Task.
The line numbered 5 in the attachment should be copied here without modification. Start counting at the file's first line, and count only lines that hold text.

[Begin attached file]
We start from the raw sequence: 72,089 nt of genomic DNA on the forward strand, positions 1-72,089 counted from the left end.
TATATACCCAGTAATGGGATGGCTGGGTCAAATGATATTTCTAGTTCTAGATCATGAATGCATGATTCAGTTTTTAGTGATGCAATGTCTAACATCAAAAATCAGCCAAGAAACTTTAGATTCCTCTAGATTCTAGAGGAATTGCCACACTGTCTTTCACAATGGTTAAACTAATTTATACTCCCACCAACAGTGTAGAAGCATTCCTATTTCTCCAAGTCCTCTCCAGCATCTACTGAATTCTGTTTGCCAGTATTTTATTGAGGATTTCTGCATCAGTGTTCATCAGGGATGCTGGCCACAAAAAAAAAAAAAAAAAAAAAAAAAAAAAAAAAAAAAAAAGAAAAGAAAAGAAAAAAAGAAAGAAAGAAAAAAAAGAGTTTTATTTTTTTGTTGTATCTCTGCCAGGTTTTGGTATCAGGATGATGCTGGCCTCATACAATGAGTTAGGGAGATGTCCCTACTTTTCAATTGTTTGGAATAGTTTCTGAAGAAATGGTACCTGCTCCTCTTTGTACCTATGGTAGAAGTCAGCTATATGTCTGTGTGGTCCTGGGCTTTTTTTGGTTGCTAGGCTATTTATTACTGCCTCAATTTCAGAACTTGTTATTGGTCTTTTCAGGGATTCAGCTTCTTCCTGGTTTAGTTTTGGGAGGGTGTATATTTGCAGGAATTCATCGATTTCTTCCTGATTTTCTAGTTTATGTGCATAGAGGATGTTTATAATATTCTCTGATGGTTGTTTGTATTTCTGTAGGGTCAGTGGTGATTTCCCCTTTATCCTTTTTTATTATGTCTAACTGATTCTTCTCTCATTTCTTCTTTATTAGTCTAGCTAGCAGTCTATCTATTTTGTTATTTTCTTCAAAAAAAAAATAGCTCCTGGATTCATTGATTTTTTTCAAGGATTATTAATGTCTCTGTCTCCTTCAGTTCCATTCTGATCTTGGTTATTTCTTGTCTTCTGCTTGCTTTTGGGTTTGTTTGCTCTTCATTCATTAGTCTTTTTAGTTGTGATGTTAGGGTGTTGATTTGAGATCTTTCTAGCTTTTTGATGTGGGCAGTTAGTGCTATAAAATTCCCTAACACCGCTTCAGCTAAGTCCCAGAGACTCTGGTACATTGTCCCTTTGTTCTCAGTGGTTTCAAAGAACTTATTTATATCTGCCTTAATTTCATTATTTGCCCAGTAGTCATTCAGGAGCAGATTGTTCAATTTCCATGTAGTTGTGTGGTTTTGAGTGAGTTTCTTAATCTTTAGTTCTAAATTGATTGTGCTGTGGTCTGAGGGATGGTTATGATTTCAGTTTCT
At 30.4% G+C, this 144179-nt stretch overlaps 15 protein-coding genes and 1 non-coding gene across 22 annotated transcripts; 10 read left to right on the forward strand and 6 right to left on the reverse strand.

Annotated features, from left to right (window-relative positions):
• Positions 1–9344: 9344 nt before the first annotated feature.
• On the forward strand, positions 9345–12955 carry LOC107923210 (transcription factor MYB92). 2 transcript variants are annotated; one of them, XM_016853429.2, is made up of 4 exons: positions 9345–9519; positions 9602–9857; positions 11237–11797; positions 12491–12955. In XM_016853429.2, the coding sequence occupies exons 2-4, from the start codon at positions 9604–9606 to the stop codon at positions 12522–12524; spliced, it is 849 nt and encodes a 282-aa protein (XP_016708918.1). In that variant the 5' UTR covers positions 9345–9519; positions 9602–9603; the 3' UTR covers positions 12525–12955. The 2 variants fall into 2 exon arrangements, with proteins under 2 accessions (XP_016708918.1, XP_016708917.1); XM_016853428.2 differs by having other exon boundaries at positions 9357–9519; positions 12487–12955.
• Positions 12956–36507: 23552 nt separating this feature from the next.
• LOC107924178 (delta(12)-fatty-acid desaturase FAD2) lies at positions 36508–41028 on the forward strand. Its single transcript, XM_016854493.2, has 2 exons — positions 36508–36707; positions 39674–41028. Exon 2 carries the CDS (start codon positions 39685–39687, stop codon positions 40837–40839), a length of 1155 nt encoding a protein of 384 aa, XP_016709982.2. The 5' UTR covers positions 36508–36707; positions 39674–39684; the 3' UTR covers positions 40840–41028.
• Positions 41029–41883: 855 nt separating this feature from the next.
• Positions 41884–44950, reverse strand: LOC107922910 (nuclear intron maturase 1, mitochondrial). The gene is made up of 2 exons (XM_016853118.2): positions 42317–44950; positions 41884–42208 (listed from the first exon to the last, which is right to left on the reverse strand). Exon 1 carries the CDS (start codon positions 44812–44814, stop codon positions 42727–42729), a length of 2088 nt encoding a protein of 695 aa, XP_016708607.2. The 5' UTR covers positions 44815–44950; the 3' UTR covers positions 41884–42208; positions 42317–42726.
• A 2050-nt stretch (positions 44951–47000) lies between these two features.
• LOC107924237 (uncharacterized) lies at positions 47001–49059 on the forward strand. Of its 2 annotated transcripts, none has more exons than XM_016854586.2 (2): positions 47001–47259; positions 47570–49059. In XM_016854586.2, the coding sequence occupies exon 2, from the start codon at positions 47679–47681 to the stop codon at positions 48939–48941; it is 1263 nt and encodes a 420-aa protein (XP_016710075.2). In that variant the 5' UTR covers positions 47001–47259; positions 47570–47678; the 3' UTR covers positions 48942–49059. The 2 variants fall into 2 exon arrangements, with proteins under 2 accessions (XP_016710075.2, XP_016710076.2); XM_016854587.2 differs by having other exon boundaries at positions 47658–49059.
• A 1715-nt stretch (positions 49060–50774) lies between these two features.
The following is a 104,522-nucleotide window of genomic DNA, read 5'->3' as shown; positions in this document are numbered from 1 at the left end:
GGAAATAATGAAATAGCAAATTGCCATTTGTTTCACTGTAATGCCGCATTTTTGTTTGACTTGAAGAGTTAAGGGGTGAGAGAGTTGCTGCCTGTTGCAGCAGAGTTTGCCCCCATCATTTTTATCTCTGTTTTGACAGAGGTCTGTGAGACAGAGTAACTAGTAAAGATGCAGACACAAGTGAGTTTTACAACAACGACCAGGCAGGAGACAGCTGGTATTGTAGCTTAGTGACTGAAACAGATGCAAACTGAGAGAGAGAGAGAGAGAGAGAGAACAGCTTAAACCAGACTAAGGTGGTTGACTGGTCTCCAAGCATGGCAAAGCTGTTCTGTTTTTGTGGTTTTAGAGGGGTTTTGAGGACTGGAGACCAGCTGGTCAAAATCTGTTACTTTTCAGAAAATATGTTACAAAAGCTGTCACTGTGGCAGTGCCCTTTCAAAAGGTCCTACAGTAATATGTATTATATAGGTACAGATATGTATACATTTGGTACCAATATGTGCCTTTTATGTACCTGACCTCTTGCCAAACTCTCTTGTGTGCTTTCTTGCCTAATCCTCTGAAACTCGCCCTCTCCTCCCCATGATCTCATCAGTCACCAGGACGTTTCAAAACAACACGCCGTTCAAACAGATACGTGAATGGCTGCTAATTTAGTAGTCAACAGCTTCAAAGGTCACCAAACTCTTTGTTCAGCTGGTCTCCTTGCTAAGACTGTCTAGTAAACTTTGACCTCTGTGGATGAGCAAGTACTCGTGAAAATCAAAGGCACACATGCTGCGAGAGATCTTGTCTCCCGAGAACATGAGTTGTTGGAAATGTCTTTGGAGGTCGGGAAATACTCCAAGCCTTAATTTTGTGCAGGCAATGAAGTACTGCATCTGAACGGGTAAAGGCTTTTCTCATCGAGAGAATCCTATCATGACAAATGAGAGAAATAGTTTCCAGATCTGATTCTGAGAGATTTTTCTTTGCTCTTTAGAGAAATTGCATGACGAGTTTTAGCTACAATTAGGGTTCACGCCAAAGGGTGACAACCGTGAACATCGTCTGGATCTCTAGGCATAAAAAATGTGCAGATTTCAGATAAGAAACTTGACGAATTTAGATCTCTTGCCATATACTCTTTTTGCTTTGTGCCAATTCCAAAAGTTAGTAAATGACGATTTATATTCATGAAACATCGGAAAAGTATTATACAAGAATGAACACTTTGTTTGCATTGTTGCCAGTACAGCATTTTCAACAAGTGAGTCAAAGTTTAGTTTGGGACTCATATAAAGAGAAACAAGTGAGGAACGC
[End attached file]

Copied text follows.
• Positions 1–9344: 9344 nt before the first annotated feature.